By Rachel Wright and Mary Wurtz
Each year, approximately 200,000 veterans transition to civilian life, but many struggle to find employment upon re-entry. Research shows that only a little more than half of U.S. veterans find a job within six months of the start of their search. Furthermore, those who do find employment are 37% more likely to experience underemployment than nonveterans.
Efforts are being made at the state level to increase the number of veterans in registered apprenticeships, including establishing tax-credits for employers that recruit veterans, augmenting funding streams for programs that recruit veterans, designating state agencies to promote and monitor veteran participation in apprenticeship and requiring public sector contractors to establish plans and goals for recruiting veterans.
Apprenticeship as a Tool to Help Veterans Overcome Barriers to Employment
Registered Apprenticeships – training programs that are registered with the U.S. Department of Labor or state apprenticeship agency – provide participants with paid, on-the-job learning and tailored classroom instruction. Apprentices work one-on-one with a mentor that helps them navigate workplace culture and build strong support networks. Apprentices also earn a nationally recognized, portable credential upon completion of their program.
Apprenticeship can help veterans overcome common barriers to employment, such as:
Difficulty Translating Skills to the Civilian Workforce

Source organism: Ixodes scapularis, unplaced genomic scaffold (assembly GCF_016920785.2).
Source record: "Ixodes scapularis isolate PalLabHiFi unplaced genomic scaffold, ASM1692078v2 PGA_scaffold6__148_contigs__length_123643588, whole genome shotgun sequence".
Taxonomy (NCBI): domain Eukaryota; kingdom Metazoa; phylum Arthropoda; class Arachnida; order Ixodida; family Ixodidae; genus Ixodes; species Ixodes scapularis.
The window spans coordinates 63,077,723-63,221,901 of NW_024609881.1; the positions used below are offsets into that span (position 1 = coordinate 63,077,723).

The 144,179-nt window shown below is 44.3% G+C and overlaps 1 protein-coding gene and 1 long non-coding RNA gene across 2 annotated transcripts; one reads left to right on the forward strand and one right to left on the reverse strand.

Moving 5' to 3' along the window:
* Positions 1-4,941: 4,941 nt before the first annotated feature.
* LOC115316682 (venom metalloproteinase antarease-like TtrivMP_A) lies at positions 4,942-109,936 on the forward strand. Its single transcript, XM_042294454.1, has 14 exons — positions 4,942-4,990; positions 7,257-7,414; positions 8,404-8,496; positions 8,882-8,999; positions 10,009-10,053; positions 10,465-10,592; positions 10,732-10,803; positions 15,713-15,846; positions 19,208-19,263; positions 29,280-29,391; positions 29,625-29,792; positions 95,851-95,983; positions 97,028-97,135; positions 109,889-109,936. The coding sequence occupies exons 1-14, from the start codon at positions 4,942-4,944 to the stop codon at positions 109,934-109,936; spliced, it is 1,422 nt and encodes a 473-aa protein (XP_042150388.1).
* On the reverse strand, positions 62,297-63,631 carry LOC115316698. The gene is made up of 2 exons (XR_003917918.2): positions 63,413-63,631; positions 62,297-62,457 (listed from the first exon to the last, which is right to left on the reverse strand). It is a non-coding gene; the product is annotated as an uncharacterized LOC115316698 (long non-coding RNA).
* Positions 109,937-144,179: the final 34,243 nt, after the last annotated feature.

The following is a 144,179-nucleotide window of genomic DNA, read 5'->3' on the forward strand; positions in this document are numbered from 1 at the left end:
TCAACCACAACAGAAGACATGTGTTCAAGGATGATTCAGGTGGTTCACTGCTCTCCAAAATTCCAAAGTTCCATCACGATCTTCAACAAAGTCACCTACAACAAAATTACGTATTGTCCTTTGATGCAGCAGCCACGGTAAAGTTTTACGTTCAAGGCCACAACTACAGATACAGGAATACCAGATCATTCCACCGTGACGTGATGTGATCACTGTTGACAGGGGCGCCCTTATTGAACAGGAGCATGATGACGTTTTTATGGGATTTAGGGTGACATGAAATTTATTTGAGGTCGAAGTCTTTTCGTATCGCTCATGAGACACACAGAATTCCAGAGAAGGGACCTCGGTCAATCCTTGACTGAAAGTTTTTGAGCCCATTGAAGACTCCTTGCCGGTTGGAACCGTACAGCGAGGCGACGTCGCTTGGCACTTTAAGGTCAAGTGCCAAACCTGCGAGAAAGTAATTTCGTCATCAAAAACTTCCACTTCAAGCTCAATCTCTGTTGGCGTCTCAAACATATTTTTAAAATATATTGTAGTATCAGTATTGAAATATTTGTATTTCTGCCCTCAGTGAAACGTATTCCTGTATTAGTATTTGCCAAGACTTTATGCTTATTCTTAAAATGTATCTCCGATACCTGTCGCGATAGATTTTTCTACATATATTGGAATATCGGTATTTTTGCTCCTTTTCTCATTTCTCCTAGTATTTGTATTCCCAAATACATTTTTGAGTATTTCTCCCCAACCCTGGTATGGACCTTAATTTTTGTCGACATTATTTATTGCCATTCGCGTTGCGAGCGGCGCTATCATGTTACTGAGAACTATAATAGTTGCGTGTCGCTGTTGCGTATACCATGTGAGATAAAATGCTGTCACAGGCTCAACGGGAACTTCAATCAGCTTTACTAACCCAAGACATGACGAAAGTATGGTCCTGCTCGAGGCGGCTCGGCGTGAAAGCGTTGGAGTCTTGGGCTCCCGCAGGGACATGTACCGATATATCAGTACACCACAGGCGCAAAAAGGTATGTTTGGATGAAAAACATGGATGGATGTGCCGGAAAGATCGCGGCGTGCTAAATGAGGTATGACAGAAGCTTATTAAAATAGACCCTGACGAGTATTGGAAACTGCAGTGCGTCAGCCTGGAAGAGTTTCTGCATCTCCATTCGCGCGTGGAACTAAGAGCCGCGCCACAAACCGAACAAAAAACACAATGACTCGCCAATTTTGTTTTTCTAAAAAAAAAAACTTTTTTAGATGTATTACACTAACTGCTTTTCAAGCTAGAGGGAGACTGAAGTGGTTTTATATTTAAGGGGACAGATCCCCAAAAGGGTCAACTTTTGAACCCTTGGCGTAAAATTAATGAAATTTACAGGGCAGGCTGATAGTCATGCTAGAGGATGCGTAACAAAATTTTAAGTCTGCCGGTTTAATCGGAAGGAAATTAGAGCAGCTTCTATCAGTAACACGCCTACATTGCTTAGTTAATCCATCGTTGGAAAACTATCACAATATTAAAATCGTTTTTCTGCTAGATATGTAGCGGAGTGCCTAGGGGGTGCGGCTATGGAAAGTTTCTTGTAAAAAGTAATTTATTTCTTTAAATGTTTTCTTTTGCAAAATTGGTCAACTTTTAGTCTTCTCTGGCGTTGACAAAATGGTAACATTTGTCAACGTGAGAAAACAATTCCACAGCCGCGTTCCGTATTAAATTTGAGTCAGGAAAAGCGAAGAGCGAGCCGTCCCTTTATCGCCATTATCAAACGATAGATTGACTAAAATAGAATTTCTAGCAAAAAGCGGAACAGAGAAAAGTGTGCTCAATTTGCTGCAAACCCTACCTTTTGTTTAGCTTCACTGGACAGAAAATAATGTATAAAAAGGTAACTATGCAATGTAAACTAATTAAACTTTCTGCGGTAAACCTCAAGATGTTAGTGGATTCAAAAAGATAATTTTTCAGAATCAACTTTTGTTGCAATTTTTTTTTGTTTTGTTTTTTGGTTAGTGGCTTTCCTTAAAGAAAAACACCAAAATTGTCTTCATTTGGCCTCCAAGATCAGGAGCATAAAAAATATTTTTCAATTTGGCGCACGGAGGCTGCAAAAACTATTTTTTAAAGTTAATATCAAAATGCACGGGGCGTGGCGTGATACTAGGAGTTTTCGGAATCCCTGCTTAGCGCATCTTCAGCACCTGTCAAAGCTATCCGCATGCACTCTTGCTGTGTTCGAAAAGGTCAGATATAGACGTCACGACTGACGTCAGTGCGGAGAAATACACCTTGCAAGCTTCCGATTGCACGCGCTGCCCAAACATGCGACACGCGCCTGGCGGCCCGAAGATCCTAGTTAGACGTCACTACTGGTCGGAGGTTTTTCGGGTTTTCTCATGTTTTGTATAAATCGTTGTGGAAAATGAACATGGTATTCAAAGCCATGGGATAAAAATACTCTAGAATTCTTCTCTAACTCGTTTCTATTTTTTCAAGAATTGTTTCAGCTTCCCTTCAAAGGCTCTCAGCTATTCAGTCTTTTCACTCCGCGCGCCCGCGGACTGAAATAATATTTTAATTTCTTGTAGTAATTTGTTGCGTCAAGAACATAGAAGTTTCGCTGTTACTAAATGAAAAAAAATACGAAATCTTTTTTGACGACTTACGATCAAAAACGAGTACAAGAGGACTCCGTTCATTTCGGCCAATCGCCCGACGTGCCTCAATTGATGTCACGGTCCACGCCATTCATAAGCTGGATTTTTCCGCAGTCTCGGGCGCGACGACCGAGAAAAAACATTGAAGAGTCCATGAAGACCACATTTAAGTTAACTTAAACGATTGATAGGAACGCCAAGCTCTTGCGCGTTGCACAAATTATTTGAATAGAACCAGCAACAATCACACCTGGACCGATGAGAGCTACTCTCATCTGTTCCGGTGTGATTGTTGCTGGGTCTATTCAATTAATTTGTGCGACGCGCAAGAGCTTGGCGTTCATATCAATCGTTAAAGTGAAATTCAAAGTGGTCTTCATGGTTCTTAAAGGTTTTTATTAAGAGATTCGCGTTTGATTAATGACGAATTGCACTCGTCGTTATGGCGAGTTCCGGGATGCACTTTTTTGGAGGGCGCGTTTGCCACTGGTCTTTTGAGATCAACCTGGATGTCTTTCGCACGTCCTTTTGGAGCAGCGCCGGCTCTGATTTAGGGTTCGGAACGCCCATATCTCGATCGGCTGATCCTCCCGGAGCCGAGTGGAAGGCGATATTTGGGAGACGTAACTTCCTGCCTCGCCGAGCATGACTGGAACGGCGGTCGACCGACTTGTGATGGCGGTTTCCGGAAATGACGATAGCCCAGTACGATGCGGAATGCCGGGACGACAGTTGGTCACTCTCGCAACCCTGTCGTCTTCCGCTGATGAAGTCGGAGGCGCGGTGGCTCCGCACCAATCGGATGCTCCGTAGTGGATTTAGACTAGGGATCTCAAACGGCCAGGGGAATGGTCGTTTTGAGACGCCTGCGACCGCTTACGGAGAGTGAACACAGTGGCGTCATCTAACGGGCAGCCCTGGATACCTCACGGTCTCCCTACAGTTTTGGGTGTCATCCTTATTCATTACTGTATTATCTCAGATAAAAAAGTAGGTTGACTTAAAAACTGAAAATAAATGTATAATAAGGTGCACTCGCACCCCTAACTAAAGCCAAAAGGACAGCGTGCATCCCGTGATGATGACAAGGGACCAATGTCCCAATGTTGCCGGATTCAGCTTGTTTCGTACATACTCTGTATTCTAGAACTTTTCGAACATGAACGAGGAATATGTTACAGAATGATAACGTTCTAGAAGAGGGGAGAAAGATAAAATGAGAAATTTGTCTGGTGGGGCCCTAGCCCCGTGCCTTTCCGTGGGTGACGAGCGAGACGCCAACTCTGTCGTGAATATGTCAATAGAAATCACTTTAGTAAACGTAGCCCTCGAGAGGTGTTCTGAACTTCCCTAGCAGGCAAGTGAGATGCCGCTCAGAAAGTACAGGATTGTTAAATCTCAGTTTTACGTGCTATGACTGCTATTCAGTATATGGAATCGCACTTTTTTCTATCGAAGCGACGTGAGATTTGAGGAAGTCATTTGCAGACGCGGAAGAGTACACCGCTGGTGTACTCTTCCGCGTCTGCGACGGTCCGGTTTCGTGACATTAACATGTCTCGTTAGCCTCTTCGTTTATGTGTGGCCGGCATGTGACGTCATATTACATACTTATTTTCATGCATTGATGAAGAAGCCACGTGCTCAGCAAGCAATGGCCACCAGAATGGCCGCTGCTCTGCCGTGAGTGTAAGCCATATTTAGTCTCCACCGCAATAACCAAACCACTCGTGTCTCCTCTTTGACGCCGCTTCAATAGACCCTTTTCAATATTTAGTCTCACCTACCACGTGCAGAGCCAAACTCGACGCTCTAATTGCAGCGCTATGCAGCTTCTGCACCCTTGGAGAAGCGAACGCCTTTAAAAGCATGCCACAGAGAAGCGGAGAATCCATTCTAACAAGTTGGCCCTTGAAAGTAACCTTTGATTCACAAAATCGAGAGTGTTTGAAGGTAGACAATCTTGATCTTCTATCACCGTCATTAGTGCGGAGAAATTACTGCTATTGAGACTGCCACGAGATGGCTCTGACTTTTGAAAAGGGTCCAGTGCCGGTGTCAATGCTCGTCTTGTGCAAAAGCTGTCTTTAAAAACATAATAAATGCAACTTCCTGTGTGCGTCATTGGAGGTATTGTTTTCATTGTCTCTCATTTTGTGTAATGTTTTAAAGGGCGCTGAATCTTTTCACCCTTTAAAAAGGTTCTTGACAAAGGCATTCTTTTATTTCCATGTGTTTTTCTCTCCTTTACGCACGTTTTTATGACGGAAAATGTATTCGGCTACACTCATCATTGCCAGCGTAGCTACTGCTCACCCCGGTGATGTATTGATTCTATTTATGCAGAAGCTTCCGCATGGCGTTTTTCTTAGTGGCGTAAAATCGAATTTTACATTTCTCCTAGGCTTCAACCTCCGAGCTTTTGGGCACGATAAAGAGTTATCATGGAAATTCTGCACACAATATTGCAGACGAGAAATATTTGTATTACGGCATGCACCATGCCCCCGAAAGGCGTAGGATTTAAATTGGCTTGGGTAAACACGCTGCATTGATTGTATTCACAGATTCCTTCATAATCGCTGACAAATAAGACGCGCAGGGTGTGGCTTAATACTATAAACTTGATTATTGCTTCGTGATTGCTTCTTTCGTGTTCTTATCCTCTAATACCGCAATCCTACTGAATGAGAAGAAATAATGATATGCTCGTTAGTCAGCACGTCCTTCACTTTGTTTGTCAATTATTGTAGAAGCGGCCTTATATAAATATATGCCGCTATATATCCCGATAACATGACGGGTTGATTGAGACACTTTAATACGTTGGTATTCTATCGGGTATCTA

Veterans often face underemployment because they experience difficulty converting skills learned in the military to the civilian workforce. They also frequently lack professional networks outside of the military that can help them find a job that is consistent with their level of work experience. Apprenticeship addresses veteran underemployment by providing veterans with a clear pathway into a career that builds upon their skills and work experience without requiring a bachelor’s degree. The Department of Labor can even provide veterans with advanced standing in their program if their military training and experience is in a similar occupation.
Lack of Support in the Workplace
Studies show that veterans often leave their first civilian job because they encounter a lack of support and an unfamiliar work culture. Through apprenticeship, veterans receive individualized training with an experienced mentor who provides long-term support throughout the program.
Lack of Professional Development Opportunities and Avenues for Advancement
Many veterans may struggle to adjust to civilian work due to a lack of opportunities for professional growth and advancement – a key feature of apprenticeship programs. Through apprenticeship, veterans work one-on-one with a mentor to identify and engage in opportunities for growth. Apprenticeship also provides participants with progressive wage increases and a nationally recognized, portable credential.
Additionally, veterans can utilize GI Bill benefits for approved apprenticeship programs, including tax-free money for books and supplies and a monthly housing allowance.
State Strategies to Engage Veterans in Apprenticeship
Recognizing these benefits, state policymakers have employed the following strategies to increase veterans’ access to apprenticeships:
Establishing tax credits for employers that hire veterans as apprentices
In South Carolina, the legislature enacted Senate Bill 0901 in June 2022. The bill provides a tax credit to any taxpayer that hires a veteran as part of a registered apprenticeship program. In the first year of employment, the employer will receive $3,000 for each eligible employee. An employer can receive this credit for three years.